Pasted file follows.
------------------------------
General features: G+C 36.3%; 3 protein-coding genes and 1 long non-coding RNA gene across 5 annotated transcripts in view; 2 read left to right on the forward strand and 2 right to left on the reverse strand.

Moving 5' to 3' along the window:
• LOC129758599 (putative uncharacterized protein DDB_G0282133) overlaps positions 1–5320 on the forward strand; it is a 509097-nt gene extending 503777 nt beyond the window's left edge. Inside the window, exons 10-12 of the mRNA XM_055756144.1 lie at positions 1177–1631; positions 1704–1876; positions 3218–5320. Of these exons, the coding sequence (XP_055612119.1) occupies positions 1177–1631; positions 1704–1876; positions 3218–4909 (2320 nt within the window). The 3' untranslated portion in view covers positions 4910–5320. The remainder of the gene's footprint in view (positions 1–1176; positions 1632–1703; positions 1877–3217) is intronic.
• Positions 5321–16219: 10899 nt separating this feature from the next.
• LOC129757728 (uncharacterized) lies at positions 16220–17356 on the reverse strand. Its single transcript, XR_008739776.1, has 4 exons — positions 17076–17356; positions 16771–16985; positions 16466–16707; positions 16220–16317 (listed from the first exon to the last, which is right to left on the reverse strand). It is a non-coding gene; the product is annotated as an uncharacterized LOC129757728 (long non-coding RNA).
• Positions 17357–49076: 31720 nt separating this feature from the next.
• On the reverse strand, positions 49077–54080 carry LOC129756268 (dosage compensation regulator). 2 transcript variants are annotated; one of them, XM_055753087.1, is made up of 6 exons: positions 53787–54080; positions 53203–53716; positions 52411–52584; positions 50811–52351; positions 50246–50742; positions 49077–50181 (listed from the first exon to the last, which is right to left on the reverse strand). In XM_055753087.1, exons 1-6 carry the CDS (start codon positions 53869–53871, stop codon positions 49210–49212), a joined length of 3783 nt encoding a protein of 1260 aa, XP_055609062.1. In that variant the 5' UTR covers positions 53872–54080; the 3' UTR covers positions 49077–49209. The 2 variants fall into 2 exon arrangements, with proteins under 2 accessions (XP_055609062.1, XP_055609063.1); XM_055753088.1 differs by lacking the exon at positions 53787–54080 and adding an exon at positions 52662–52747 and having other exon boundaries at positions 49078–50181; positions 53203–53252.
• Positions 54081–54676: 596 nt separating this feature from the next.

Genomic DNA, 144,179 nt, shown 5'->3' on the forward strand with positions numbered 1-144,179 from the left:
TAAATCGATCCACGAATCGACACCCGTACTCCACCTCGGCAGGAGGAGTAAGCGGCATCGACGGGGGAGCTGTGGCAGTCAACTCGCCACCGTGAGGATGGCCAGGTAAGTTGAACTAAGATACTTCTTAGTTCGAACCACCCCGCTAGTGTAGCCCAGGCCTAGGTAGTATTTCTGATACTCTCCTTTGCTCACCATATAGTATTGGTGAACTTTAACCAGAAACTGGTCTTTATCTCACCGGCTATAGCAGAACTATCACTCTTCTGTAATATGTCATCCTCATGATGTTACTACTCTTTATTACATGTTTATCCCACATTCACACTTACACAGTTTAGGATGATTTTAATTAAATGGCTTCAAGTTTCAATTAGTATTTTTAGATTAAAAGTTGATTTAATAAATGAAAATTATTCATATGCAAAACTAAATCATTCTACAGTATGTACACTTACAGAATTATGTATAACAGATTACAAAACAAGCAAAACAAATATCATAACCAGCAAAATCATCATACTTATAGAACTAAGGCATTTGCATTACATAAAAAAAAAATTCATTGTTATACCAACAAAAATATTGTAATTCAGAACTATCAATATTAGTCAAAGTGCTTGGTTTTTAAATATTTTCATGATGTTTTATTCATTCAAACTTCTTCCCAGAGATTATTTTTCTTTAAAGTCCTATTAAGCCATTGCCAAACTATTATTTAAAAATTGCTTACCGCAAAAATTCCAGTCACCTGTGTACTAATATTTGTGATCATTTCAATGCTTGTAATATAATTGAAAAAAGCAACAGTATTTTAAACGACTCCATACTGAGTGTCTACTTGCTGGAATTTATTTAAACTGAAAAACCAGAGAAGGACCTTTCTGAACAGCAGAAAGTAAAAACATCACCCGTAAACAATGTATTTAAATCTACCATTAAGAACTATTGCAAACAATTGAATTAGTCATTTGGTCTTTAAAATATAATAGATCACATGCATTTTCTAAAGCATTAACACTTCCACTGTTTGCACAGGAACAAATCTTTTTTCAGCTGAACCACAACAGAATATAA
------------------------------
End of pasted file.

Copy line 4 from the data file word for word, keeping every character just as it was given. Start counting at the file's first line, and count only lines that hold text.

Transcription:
• Positions 5321–16219: 10899 nt separating this feature from the next.